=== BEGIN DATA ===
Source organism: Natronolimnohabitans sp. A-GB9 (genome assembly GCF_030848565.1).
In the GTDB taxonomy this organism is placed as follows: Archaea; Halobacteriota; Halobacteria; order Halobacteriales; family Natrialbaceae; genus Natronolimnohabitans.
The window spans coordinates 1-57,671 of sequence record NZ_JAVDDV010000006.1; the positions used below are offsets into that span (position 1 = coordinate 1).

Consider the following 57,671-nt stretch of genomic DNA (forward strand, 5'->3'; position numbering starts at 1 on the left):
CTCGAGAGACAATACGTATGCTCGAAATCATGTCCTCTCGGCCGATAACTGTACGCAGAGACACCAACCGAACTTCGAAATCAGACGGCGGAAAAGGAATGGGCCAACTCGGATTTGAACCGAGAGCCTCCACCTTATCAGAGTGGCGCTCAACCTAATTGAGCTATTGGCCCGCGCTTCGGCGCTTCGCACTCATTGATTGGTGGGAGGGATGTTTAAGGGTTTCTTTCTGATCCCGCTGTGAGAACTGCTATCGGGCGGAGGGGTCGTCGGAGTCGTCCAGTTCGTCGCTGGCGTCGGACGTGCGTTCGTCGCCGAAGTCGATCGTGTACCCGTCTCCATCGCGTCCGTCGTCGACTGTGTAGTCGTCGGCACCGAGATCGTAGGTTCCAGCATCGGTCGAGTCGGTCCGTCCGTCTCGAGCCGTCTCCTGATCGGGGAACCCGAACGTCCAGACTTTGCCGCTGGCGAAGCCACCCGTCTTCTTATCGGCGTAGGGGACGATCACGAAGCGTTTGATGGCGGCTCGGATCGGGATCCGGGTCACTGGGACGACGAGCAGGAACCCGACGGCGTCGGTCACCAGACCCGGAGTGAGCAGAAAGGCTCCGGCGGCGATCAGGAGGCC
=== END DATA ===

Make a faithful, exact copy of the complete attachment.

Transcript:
Source organism: Natronolimnohabitans sp. A-GB9 (genome assembly GCF_030848565.1).
In the GTDB taxonomy this organism is placed as follows: Archaea; Halobacteriota; Halobacteria; order Halobacteriales; family Natrialbaceae; genus Natronolimnohabitans.
The window spans coordinates 1-57,671 of sequence record NZ_JAVDDV010000006.1; the positions used below are offsets into that span (position 1 = coordinate 1).

Consider the following 57,671-nt stretch of genomic DNA (forward strand, 5'->3'; position numbering starts at 1 on the left):
CTCGAGAGACAATACGTATGCTCGAAATCATGTCCTCTCGGCCGATAACTGTACGCAGAGACACCAACCGAACTTCGAAATCAGACGGCGGAAAAGGAATGGGCCAACTCGGATTTGAACCGAGAGCCTCCACCTTATCAGAGTGGCGCTCAACCTAATTGAGCTATTGGCCCGCGCTTCGGCGCTTCGCACTCATTGATTGGTGGGAGGGATGTTTAAGGGTTTCTTTCTGATCCCGCTGTGAGAACTGCTATCGGGCGGAGGGGTCGTCGGAGTCGTCCAGTTCGTCGCTGGCGTCGGACGTGCGTTCGTCGCCGAAGTCGATCGTGTACCCGTCTCCATCGCGTCCGTCGTCGACTGTGTAGTCGTCGGCACCGAGATCGTAGGTTCCAGCATCGGTCGAGTCGGTCCGTCCGTCTCGAGCCGTCTCCTGATCGGGGAACCCGAACGTCCAGACTTTGCCGCTGGCGAAGCCACCCGTCTTCTTATCGGCGTAGGGGACGATCACGAAGCGTTTGATGGCGGCTCGGATCGGGATCCGGGTCACTGGGACGACGAGCAGGAACCCGACGGCGTCGGTCACCAGACCCGGAGTGAGCAGAAAGGCTCCGGCGGCGATCAGGAGGCC